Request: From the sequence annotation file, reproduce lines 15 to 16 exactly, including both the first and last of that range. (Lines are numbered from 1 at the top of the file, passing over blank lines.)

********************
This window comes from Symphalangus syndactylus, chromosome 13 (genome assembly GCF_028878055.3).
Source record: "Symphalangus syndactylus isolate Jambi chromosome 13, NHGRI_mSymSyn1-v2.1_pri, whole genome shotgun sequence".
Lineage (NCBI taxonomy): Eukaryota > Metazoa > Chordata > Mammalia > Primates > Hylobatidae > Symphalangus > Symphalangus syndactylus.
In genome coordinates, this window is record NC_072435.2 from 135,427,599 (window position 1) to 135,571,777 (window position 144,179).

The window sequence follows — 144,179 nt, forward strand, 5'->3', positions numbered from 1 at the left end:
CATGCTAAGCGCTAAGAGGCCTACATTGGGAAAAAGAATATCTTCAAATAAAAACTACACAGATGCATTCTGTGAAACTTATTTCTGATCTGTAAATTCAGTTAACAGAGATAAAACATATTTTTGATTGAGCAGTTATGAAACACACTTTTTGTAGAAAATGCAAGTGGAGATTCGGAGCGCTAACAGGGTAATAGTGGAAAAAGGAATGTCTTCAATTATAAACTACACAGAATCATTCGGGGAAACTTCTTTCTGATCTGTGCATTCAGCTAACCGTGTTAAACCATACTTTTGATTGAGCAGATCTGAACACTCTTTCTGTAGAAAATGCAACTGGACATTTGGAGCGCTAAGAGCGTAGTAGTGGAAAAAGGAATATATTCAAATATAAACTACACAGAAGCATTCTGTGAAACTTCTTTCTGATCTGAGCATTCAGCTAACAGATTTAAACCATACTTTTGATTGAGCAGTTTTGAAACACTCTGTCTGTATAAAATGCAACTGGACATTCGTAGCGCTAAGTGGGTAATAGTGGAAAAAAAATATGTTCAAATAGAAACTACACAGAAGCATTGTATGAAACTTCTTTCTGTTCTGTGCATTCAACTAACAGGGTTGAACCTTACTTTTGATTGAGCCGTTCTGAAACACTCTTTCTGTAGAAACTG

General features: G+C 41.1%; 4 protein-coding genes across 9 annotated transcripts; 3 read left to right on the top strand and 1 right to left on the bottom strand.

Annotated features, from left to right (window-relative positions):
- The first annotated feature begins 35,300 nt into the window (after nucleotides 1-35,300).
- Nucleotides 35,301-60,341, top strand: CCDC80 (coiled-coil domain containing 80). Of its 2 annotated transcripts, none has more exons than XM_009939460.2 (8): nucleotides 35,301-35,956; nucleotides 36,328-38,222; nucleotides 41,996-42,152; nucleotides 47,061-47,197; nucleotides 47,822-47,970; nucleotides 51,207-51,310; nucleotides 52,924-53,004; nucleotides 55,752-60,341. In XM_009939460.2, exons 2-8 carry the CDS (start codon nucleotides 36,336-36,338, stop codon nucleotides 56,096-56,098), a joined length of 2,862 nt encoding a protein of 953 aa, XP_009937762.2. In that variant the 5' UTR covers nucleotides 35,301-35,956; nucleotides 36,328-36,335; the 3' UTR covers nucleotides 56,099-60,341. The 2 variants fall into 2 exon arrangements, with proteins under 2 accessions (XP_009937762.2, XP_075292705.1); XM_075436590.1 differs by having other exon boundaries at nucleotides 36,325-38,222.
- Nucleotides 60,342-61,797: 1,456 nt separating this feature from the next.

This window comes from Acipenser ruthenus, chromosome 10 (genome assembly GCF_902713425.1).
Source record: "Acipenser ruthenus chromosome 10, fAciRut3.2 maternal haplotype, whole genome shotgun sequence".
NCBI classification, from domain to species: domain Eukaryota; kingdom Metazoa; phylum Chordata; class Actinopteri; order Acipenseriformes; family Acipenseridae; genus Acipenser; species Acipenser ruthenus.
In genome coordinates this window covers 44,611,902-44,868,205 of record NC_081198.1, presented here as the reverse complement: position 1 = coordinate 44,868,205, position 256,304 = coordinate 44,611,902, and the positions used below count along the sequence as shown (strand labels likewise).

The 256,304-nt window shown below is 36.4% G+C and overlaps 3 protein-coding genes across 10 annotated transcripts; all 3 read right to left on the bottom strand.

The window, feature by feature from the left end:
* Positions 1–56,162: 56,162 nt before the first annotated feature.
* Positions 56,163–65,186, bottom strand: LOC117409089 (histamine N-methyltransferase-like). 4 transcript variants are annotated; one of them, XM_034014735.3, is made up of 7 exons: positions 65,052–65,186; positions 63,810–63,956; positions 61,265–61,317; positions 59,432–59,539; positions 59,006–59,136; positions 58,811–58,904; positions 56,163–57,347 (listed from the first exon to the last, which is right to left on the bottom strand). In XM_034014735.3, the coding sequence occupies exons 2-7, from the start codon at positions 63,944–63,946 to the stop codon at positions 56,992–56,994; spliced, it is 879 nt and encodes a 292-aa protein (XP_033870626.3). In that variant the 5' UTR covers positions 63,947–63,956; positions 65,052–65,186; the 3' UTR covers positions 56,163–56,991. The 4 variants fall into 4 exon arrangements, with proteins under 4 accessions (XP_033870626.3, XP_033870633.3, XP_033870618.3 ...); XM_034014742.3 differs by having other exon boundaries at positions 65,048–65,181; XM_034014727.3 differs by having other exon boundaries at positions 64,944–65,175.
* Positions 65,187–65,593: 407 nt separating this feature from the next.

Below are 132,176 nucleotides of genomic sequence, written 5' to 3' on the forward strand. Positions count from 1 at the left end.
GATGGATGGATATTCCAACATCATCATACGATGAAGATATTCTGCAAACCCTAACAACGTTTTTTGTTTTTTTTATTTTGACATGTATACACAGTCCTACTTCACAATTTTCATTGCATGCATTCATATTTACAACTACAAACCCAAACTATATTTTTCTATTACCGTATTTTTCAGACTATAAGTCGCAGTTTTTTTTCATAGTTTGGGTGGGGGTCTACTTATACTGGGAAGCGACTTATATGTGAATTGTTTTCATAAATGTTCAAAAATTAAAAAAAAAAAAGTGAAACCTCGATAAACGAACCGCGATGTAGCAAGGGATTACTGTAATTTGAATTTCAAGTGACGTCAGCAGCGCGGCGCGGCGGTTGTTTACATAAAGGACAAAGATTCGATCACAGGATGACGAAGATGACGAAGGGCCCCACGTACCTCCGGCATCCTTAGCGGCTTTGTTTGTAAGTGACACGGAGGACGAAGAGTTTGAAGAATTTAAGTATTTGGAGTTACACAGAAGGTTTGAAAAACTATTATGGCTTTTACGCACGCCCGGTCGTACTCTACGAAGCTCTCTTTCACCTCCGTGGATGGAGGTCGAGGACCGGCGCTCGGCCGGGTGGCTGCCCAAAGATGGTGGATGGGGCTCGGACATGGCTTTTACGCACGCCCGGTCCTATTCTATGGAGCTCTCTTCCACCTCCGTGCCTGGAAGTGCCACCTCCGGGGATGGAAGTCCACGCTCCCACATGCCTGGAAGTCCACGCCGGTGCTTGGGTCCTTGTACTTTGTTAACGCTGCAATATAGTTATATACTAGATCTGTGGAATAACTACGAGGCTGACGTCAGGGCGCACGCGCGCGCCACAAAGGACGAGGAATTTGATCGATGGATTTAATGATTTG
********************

In genome coordinates this window covers 44,611,902-44,868,205 of record NC_081198.1, presented here as the reverse complement: position 1 = coordinate 44,868,205, position 256,304 = coordinate 44,611,902, and the positions used below count along the sequence as shown (strand labels likewise).

The 256,304-nt window shown below is 36.4% G+C and overlaps 3 protein-coding genes across 10 annotated transcripts; all 3 read right to left on the bottom strand.